Since the girls were captured seven weeks ago, at least 470 civilians have been killed by Boko Haram, which says it is fighting to establish an Islamic state in religiously mixed Nigeria, in various locations, according to a Reuters count.
Britain’s BBC reported on Monday that a deal was close to being agreed to rescue the girls in exchange for Boko Haram prisoners – a demand the group had made public – but that it was called off at the last minute.
“This government cannot negotiate with criminals and … will not exchange people for criminals. A criminal will be treated like a criminal,” he was quoted by local media as saying.
Nigeria accepted help from the United States, Britain, France and China last week and around 80 U.S. troops have started arriving in neighboring Chad to start a mission to try to free the girls. Surveillance drones are scanning the Sambisa forest, where parents say the girls were last sighted.
Gunmen killed four Nigerian soldiers on Monday in an ambush on a military patrol in central Plateau state, about 110 miles southeast of Jos, a local government official said, although it was not confirmed if this was Boko Haram.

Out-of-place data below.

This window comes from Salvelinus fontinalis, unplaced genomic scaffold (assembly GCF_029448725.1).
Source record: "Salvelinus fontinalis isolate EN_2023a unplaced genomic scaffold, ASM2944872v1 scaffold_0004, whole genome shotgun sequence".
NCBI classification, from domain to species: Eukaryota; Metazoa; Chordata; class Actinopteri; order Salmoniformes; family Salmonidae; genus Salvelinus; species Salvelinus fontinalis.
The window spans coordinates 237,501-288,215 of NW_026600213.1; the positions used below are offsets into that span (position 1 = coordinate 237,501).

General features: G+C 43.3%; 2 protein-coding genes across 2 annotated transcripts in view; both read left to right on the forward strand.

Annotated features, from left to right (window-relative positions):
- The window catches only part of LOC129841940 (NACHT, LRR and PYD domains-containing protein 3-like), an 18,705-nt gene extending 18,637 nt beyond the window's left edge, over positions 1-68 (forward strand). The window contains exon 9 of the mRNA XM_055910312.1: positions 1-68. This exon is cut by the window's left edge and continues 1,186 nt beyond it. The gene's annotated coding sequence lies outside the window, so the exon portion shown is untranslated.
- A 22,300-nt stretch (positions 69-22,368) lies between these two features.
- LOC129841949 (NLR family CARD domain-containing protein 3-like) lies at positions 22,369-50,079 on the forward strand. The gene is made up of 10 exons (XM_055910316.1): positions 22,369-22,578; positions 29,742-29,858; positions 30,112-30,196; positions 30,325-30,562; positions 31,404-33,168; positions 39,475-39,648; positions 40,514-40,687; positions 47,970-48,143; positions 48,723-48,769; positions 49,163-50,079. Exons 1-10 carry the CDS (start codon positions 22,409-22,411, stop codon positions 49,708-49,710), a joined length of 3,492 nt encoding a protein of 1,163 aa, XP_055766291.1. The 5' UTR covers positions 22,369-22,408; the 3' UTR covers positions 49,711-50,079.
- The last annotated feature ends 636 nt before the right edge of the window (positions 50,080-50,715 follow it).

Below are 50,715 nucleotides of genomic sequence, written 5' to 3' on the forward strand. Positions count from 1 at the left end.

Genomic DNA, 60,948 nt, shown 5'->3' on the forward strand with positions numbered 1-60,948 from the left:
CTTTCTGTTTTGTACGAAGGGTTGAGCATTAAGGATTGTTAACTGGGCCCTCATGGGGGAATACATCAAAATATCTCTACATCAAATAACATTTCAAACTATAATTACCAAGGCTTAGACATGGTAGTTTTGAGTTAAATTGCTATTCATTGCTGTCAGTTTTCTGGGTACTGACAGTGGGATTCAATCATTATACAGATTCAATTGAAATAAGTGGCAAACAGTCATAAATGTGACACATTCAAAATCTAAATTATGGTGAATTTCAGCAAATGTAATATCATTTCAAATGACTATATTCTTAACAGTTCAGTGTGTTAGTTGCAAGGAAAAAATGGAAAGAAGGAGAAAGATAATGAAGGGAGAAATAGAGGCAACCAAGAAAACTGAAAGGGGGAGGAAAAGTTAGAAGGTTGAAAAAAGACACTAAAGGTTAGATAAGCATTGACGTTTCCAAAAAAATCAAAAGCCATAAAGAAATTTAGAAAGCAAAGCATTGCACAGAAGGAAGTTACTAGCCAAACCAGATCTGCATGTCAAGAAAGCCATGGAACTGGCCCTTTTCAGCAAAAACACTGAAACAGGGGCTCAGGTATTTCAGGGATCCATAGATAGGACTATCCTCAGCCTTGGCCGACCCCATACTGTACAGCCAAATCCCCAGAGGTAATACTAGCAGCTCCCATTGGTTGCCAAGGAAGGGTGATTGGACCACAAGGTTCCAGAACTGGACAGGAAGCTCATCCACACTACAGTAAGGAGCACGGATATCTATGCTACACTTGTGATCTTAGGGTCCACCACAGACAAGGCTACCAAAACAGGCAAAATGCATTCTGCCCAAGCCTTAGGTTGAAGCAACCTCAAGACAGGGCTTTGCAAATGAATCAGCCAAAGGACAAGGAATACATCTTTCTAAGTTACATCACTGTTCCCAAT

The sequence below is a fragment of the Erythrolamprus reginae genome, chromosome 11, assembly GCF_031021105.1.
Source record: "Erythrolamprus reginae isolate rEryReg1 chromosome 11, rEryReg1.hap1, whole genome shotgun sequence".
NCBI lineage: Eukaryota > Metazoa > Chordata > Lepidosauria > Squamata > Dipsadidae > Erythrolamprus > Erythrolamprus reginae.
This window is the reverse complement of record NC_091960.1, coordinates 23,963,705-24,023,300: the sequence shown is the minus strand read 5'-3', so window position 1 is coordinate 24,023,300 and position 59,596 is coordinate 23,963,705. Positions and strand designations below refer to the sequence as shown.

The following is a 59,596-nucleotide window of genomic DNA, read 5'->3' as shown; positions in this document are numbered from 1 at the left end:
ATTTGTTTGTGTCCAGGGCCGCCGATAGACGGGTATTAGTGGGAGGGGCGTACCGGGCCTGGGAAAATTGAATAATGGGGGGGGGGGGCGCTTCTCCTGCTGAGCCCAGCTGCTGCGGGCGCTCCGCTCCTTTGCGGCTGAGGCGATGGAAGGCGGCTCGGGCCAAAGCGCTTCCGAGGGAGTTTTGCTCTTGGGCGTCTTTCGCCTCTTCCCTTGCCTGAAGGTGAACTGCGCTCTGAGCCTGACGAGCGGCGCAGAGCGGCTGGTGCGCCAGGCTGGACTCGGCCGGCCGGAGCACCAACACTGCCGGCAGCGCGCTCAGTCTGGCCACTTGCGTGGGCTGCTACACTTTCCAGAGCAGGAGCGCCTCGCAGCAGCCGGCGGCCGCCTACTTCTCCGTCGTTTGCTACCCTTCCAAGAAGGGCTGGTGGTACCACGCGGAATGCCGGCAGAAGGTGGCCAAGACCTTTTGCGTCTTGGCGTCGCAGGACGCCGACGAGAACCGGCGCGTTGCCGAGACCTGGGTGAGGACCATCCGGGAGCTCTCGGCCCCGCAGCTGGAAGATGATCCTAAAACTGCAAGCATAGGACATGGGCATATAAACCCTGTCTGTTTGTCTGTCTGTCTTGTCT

The Islamists have made inroads into Plateau state in the past month, setting off a bomb in Jos last Tuesday that killed 118 people, although it failed to trigger the kind of widespread communal violence to which Plateau has been prone for a decade.
Over the years Boko Haram has slowly morphed from a radical clerical movement opposed to Western cultural influences to a violent network of Islamist fighters and associated criminal gangs that kill, kidnap and extort money.
The insurgents initially attacked security forces and government officials after they launched their uprising in the northeast city of Maiduguri in 2009. When Jonathan ordered an offensive a year ago to flush them out, civilians formed vigilante groups to help out, which then made them targets too.
Thank you Reuters.